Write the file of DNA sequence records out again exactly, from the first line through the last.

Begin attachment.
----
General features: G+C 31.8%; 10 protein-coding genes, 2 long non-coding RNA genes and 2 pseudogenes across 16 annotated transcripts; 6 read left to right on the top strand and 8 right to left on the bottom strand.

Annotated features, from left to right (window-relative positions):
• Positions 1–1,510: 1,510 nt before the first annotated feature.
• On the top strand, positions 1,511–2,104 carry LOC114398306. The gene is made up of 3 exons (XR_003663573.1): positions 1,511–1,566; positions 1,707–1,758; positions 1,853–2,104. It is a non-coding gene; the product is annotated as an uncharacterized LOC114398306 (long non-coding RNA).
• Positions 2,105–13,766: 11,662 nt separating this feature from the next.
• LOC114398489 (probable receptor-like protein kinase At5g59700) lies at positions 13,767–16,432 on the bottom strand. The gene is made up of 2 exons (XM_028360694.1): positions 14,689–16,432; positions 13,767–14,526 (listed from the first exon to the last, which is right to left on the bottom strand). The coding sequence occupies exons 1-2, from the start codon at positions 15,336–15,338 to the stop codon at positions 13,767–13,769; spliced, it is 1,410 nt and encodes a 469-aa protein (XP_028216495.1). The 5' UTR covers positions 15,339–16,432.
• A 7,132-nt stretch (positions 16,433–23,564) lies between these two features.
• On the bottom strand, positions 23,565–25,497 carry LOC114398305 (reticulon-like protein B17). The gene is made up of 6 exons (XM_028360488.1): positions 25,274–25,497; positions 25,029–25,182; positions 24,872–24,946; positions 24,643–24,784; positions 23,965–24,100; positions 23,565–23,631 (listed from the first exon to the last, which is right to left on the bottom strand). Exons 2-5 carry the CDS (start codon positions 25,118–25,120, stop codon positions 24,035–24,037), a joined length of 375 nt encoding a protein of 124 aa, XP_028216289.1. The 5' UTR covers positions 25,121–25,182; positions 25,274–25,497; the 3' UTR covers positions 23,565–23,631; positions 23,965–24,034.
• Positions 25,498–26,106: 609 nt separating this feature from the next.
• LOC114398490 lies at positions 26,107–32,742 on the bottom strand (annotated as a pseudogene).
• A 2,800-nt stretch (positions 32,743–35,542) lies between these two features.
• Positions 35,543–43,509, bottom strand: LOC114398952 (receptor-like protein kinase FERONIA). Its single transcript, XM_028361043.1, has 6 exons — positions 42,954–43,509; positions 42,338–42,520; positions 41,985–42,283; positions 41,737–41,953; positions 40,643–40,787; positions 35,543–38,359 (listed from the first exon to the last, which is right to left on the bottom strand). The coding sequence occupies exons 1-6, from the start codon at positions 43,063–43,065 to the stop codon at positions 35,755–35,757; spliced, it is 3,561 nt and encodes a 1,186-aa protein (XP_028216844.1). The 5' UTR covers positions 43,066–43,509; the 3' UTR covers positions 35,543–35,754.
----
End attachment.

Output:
General features: G+C 31.8%; 10 protein-coding genes, 2 long non-coding RNA genes and 2 pseudogenes across 16 annotated transcripts; 6 read left to right on the top strand and 8 right to left on the bottom strand.

Annotated features, from left to right (window-relative positions):
• Positions 1–1,510: 1,510 nt before the first annotated feature.
• On the top strand, positions 1,511–2,104 carry LOC114398306. The gene is made up of 3 exons (XR_003663573.1): positions 1,511–1,566; positions 1,707–1,758; positions 1,853–2,104. It is a non-coding gene; the product is annotated as an uncharacterized LOC114398306 (long non-coding RNA).
• Positions 2,105–13,766: 11,662 nt separating this feature from the next.
• LOC114398489 (probable receptor-like protein kinase At5g59700) lies at positions 13,767–16,432 on the bottom strand. The gene is made up of 2 exons (XM_028360694.1): positions 14,689–16,432; positions 13,767–14,526 (listed from the first exon to the last, which is right to left on the bottom strand). The coding sequence occupies exons 1-2, from the start codon at positions 15,336–15,338 to the stop codon at positions 13,767–13,769; spliced, it is 1,410 nt and encodes a 469-aa protein (XP_028216495.1). The 5' UTR covers positions 15,339–16,432.
• A 7,132-nt stretch (positions 16,433–23,564) lies between these two features.
• On the bottom strand, positions 23,565–25,497 carry LOC114398305 (reticulon-like protein B17). The gene is made up of 6 exons (XM_028360488.1): positions 25,274–25,497; positions 25,029–25,182; positions 24,872–24,946; positions 24,643–24,784; positions 23,965–24,100; positions 23,565–23,631 (listed from the first exon to the last, which is right to left on the bottom strand). Exons 2-5 carry the CDS (start codon positions 25,118–25,120, stop codon positions 24,035–24,037), a joined length of 375 nt encoding a protein of 124 aa, XP_028216289.1. The 5' UTR covers positions 25,121–25,182; positions 25,274–25,497; the 3' UTR covers positions 23,565–23,631; positions 23,965–24,034.
• Positions 25,498–26,106: 609 nt separating this feature from the next.
• LOC114398490 lies at positions 26,107–32,742 on the bottom strand (annotated as a pseudogene).
• A 2,800-nt stretch (positions 32,743–35,542) lies between these two features.
• Positions 35,543–43,509, bottom strand: LOC114398952 (receptor-like protein kinase FERONIA). Its single transcript, XM_028361043.1, has 6 exons — positions 42,954–43,509; positions 42,338–42,520; positions 41,985–42,283; positions 41,737–41,953; positions 40,643–40,787; positions 35,543–38,359 (listed from the first exon to the last, which is right to left on the bottom strand). The coding sequence occupies exons 1-6, from the start codon at positions 43,063–43,065 to the stop codon at positions 35,755–35,757; spliced, it is 3,561 nt and encodes a 1,186-aa protein (XP_028216844.1). The 5' UTR covers positions 43,066–43,509; the 3' UTR covers positions 35,543–35,754.